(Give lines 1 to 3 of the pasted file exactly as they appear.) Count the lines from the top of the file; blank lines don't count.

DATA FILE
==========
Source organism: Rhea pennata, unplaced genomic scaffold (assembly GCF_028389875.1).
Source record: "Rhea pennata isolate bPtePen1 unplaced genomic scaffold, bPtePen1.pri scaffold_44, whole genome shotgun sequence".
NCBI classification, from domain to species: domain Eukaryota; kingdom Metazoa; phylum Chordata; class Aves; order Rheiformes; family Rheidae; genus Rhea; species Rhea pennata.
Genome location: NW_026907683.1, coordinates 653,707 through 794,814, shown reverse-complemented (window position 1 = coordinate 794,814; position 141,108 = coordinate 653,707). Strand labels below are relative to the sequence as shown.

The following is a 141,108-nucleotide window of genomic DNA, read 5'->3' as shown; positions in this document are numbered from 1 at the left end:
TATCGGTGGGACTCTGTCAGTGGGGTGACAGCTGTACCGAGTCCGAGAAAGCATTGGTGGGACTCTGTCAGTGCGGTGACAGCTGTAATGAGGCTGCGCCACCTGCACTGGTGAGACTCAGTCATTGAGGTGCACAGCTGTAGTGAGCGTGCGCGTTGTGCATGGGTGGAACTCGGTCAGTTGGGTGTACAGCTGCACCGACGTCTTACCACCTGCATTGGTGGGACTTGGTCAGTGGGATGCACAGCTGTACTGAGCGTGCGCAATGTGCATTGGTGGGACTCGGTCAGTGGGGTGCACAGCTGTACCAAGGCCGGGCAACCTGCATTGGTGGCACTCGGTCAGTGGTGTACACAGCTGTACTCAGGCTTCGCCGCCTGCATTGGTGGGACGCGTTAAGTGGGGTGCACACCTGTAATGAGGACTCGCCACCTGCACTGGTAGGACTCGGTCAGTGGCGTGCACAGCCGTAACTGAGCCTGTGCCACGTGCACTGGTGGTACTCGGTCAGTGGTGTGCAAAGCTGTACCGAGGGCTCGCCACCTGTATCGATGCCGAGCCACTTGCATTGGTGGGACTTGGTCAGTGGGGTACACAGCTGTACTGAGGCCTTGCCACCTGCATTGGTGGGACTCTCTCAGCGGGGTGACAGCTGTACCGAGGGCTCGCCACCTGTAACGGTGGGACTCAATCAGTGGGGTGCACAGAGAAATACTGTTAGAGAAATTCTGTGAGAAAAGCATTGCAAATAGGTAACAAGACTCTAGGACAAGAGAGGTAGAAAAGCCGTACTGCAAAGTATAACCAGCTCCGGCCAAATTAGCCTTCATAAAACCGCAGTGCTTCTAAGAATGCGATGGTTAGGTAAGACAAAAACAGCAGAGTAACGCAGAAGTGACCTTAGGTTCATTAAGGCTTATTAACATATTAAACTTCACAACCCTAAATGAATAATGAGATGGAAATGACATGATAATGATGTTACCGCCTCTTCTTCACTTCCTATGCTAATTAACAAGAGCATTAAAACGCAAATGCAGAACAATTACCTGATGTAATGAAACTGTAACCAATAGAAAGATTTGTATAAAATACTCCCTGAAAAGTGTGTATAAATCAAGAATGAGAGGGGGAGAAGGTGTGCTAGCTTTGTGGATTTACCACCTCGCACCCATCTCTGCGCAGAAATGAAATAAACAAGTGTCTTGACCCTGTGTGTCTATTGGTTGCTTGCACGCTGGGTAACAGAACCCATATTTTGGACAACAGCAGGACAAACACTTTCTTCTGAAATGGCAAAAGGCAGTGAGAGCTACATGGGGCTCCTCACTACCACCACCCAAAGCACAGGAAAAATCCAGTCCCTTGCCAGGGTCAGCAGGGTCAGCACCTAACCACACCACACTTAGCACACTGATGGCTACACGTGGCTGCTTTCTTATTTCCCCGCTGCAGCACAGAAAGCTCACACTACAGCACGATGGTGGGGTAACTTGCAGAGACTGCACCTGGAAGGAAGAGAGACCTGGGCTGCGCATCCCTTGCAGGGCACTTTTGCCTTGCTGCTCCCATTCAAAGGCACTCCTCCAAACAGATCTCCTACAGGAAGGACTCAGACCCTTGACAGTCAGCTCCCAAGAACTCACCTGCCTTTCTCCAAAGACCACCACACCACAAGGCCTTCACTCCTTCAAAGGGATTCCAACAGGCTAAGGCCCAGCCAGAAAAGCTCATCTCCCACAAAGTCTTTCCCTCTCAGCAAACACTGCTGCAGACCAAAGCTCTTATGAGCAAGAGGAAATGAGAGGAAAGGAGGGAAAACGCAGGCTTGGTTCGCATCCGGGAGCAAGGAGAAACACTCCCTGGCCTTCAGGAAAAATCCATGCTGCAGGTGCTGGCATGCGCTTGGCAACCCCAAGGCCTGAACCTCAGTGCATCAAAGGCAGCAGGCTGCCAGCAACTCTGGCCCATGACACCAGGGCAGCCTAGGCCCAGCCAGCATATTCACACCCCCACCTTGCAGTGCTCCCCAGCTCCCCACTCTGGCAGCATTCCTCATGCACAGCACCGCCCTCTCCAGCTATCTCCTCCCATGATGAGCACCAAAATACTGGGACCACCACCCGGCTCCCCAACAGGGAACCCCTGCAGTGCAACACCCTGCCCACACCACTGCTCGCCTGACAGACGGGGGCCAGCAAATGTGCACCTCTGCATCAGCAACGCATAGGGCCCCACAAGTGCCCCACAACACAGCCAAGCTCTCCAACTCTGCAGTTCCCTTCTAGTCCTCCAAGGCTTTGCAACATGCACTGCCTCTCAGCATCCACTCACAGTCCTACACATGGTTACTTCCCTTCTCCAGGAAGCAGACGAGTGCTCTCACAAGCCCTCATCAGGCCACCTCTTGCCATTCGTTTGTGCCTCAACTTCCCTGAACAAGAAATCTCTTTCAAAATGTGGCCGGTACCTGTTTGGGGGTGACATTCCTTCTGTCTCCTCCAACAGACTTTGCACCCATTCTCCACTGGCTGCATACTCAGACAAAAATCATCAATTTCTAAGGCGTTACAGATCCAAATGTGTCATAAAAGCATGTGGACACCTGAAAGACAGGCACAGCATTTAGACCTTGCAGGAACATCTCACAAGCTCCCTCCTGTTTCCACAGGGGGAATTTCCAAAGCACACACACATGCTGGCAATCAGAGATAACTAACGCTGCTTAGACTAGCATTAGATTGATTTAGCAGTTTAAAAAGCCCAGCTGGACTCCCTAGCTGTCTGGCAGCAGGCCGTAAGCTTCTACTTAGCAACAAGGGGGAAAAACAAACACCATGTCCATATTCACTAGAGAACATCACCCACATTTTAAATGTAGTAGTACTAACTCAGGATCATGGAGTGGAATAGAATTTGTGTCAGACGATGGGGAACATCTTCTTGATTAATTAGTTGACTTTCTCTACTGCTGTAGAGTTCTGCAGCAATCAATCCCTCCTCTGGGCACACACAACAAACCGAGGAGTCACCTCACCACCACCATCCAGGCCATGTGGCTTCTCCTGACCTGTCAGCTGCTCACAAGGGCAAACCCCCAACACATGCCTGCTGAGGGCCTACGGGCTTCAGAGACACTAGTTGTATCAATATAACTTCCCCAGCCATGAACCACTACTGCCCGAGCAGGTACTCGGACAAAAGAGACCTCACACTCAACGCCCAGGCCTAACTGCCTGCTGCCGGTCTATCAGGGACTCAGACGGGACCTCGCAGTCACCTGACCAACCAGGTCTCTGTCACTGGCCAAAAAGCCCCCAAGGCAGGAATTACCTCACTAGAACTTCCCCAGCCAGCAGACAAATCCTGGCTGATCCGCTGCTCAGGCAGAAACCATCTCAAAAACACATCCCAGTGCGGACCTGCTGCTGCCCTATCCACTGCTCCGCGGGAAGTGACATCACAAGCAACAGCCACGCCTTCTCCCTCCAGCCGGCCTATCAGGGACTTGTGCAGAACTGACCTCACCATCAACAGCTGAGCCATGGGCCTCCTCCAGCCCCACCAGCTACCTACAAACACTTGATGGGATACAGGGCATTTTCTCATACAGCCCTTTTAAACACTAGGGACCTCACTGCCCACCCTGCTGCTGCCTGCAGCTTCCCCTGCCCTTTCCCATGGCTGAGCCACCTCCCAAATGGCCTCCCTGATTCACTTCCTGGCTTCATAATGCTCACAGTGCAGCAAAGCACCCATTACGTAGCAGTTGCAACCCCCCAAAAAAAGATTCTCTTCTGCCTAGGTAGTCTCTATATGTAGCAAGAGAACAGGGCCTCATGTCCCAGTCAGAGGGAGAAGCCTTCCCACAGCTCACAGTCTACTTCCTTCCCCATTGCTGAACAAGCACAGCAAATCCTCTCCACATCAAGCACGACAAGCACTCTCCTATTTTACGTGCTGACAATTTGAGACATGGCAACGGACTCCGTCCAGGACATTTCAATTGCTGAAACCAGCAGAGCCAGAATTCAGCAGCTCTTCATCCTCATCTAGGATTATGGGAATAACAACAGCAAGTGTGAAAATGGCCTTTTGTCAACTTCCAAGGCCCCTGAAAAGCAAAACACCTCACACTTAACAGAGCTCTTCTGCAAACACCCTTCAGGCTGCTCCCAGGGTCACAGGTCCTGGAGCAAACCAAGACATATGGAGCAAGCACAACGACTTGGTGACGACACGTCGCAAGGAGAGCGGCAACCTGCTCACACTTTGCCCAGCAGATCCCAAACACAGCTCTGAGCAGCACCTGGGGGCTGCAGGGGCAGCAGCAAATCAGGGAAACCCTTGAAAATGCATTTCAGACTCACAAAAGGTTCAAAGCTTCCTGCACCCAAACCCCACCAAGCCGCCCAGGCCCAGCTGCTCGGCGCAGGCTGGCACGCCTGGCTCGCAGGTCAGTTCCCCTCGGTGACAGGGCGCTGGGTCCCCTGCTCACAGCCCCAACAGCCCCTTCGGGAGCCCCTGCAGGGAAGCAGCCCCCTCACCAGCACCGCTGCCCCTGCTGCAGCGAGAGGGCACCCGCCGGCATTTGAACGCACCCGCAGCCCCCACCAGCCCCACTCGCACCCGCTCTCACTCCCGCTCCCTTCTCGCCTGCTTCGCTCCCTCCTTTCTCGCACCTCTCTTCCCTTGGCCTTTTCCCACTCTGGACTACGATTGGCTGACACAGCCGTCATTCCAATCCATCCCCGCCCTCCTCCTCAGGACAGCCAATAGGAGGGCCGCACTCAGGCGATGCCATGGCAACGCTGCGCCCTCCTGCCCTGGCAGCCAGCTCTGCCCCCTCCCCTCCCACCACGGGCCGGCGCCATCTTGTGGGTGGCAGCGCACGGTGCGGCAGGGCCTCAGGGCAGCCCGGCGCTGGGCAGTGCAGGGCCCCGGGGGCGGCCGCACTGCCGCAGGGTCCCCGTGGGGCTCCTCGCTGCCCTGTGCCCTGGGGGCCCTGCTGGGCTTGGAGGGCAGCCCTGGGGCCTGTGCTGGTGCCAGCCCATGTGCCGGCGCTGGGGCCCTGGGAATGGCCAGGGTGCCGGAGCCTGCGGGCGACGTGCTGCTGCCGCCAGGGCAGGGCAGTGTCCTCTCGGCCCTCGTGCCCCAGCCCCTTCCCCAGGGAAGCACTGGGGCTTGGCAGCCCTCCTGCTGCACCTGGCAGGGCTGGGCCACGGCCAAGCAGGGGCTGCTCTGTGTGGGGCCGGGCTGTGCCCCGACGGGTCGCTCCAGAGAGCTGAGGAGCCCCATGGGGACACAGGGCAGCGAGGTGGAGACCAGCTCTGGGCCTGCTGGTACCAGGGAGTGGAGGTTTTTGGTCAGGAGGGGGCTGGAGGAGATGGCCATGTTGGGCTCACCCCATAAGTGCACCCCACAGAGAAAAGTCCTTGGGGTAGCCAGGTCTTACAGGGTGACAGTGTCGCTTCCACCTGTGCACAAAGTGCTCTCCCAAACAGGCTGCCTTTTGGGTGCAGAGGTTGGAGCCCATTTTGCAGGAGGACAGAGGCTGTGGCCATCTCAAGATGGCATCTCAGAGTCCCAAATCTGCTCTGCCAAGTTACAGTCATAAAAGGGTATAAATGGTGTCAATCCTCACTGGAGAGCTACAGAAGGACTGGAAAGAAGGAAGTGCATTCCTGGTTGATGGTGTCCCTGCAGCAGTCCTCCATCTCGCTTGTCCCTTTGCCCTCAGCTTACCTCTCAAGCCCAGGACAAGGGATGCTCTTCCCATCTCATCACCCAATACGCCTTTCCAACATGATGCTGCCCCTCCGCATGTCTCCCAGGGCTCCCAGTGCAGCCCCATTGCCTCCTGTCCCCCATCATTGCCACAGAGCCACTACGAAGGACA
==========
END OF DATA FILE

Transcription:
Source organism: Rhea pennata, unplaced genomic scaffold (assembly GCF_028389875.1).
Source record: "Rhea pennata isolate bPtePen1 unplaced genomic scaffold, bPtePen1.pri scaffold_44, whole genome shotgun sequence".
NCBI classification, from domain to species: domain Eukaryota; kingdom Metazoa; phylum Chordata; class Aves; order Rheiformes; family Rheidae; genus Rhea; species Rhea pennata.